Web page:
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HD DVD Review: Corpse Bride

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As if it was possible to expect anything else from a movie with Tim Burton’s name attached, Corpse Bride is a bizarre and completely entertaining film with a premise that is way out of left field. Stop motion animation brings this one to life, and it’s odd when the older technology brings more charm than the fancy special effects of current Hollywood. There’s a personal touch that crafts Corpse Bride, and that’s what makes this so much fun to watch.

Read the full movie review here.

Flawless video is hard to achieve, and Corpse Bride is one of the few to attain it. This reference quality disc is a must with any HD DVD. The dim hues of the “real world” and the colorful, saturated land of the dead both look remarkable. Every small detail on the miniature sets is visible with unbelievable clarity. Sharpness is matched only by CG animated efforts like Shrek, and there are no artifacts or grain to annoy the viewer.

Dolby Digital Plus is the chosen audio format, and the numerous musical numbers use it to their fullest. Singing and various noise can be heard from multiple directions. There’s a clean bass line under it all. Non-musical scenes ensure the positional sound remains active with accurate representation of the on-screen visuals.

As expected, all extras are culled from the SD DVD release. They’re split into numerous sections, yet should be considered one extended documentary. Seven mini-featurettes run around 40 minutes total.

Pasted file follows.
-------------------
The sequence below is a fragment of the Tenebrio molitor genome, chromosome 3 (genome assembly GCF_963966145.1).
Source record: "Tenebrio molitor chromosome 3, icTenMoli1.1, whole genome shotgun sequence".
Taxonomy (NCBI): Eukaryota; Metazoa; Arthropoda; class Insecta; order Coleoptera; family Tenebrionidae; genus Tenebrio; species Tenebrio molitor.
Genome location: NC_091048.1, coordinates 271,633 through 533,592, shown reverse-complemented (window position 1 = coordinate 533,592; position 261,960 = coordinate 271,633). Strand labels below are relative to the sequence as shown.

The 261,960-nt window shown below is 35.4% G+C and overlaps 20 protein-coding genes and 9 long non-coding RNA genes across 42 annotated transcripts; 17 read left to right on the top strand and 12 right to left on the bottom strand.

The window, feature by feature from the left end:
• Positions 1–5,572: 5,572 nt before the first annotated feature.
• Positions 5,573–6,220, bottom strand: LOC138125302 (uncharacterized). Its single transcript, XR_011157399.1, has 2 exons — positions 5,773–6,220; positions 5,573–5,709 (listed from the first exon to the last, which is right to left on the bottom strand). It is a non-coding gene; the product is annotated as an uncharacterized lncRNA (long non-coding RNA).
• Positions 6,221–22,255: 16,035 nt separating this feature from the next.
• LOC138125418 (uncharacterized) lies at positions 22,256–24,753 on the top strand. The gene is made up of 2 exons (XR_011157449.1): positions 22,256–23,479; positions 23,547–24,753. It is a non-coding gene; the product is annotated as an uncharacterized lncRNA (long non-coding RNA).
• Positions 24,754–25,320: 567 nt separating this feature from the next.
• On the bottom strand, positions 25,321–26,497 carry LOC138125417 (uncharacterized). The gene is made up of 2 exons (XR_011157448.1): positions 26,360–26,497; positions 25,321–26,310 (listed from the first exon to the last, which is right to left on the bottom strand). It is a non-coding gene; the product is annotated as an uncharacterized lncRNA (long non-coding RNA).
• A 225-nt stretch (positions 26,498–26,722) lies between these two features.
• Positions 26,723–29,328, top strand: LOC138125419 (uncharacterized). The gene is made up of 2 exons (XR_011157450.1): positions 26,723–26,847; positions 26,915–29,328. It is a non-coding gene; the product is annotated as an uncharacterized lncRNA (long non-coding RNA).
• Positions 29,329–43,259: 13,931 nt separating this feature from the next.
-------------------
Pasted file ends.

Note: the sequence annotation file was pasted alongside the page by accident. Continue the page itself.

There are some superb looks at the animators and the process they went through in creating this. Composer Danny Elfman discusses his score, the voice actors have a chance to speak out of character, Tim Burton discusses the separate color styles used, and there’s a split screen look at the voice actors performing along with the finished scene. An interesting piece on the creation of the puppets caps this nicely crammed feature set.

It’s no surprise to see a Ray Harryhausen reference in the film. Note the name plate of the skeleton's piano maker. Stop motion skeletons could be a reference in and of themselves.

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About Matt Paprocki

Matt Paprocki has critiqued home media and video games for 13 years and is the reviews editor for Pulp365.com. His current passion project is the technically minded DoBlu.com. You can read Matt's body of work via his personal WordPress blog, and follow him on Twitter @Matt_Paprocki.